Hopping from label to label, Alan Curtis and his ensemble Il Complesso Barocco have managed to notch up an arsenal of Handel opera recordings, alternating between the composer’s more familiar works – Ariodante, Alcina and Rodelinda – and lesser-known gems such as Floridante and Ezio. Now the group has tackled what is arguably Handel’s greatest stage work, Giulio Cesare in Egitto. The cast, even by Curtis’s luxurious standards, is remarkable. Marie- Nicole Lemieux’s billowing, fruity contralto is gripping in the title role, whether she’s singing up a storm of coloratura (her Empio, diró is fabulously ferocious) or basking in the reverential stillness of Alma del gran Pompeo, delivered not only with exceptional breath control and tonal beauty, but with moving sincerity. Indeed, that sense of sincerity underpins every performance in this recording.
Those who are looking for a traditional production of one of Handel's greatest operas are advised to stay clear of this release. Director Herbert Wernicke, who also designed the sets and the costumes, has turned Giulio Cesare into archaeological fantasy: the entire opera takes places on top of a giant replica of the Rosetta Stone, and the final chorus is sung by camera-clicking tourists. (Shades of Philip Glass's Akhnaten!) Achilles, Ptolemy's general, is dressed like Indiana Jones's less svelte brother, and throughout the course of the production we see, at different times, dresses and uniforms that could have been worn in the century just past, powdered wigs that could have been worn in the 1700s, and a man (fortunately silent!) in a crocodile costume, who apparently represents the spirit of Egypt…Raymond Tuttle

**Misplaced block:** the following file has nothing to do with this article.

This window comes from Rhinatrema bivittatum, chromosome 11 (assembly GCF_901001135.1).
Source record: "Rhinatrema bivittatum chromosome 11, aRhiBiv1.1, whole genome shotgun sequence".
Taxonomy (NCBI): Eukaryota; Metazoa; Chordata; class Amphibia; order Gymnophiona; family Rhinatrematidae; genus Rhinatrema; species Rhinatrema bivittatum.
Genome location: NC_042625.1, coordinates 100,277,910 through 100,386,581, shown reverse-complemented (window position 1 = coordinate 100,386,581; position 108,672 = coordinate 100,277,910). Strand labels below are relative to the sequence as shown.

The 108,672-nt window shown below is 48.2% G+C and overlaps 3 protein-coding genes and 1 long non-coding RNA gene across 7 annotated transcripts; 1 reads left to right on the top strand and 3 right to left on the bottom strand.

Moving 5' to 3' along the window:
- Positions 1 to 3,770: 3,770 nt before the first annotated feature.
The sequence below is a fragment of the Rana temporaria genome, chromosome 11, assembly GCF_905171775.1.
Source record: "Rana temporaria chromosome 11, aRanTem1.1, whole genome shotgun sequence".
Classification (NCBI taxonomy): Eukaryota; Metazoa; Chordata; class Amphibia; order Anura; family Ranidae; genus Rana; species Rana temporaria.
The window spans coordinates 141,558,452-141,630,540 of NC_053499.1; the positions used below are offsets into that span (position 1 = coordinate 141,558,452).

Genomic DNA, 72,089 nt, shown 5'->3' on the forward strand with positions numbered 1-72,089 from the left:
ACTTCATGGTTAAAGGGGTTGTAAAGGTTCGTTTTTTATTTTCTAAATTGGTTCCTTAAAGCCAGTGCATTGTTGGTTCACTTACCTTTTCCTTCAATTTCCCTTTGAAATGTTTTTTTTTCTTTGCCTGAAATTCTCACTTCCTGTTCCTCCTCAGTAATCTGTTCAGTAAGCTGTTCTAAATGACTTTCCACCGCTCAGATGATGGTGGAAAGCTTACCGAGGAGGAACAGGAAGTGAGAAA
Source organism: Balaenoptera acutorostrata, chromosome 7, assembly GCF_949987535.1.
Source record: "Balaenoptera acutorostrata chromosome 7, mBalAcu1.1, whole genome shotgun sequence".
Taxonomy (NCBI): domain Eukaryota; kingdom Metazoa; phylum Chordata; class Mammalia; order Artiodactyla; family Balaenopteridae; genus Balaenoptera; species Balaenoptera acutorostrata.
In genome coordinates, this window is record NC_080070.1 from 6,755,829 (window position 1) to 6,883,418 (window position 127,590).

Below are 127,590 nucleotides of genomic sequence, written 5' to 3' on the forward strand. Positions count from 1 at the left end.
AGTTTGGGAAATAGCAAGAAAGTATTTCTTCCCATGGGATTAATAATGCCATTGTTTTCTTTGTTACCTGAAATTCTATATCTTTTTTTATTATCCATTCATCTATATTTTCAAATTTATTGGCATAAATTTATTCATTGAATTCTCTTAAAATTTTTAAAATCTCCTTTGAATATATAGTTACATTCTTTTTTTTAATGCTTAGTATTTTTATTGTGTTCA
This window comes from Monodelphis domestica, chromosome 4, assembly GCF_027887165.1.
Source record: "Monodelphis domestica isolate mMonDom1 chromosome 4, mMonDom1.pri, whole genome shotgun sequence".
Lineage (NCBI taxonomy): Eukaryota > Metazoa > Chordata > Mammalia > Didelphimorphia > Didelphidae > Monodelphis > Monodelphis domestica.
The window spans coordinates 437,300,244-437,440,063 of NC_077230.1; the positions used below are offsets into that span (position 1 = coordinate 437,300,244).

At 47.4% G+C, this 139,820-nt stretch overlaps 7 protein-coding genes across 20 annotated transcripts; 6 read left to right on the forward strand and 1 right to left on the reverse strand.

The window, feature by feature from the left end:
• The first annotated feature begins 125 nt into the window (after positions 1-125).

It could be argued that Händel’s Giulio Cesare is, in a sense, the La Bohème of Baroque opera: surely performed both more frequently and more widely afield than any of Händel’s other operas, Giulio Cesare is the most popular of Händel’s operas and the one that is most known even by audiences with limited exposure to Baroque opera. This familiarity led to the long-held assumption that Giulio Cesare was likewise the finest of Händel’s operatic scores, a supposition that has been challenged during the past two decades by more frequent – and more impressive – performances of Händel’s lesser-known operas…
The emotional content, lyricism and direct appeal of Gavin Bryars’s music are unique, reflecting a contemporary composer’s absorption and transformation of several centuries of musical craftsmanship in order to reflect his, and our, own epoch. Originally written for harpsichord, After Handel’s Vesper is a strong illustration of Bryars’s post-minimal interests in early music repertoire. Ramble on Cortona, derived from 13th-century music, makes expressive use of the piano’s resonant qualities, while in the highly-coloured, almost impressionistic The Solway Canal, landscapes pass by as if in a dream.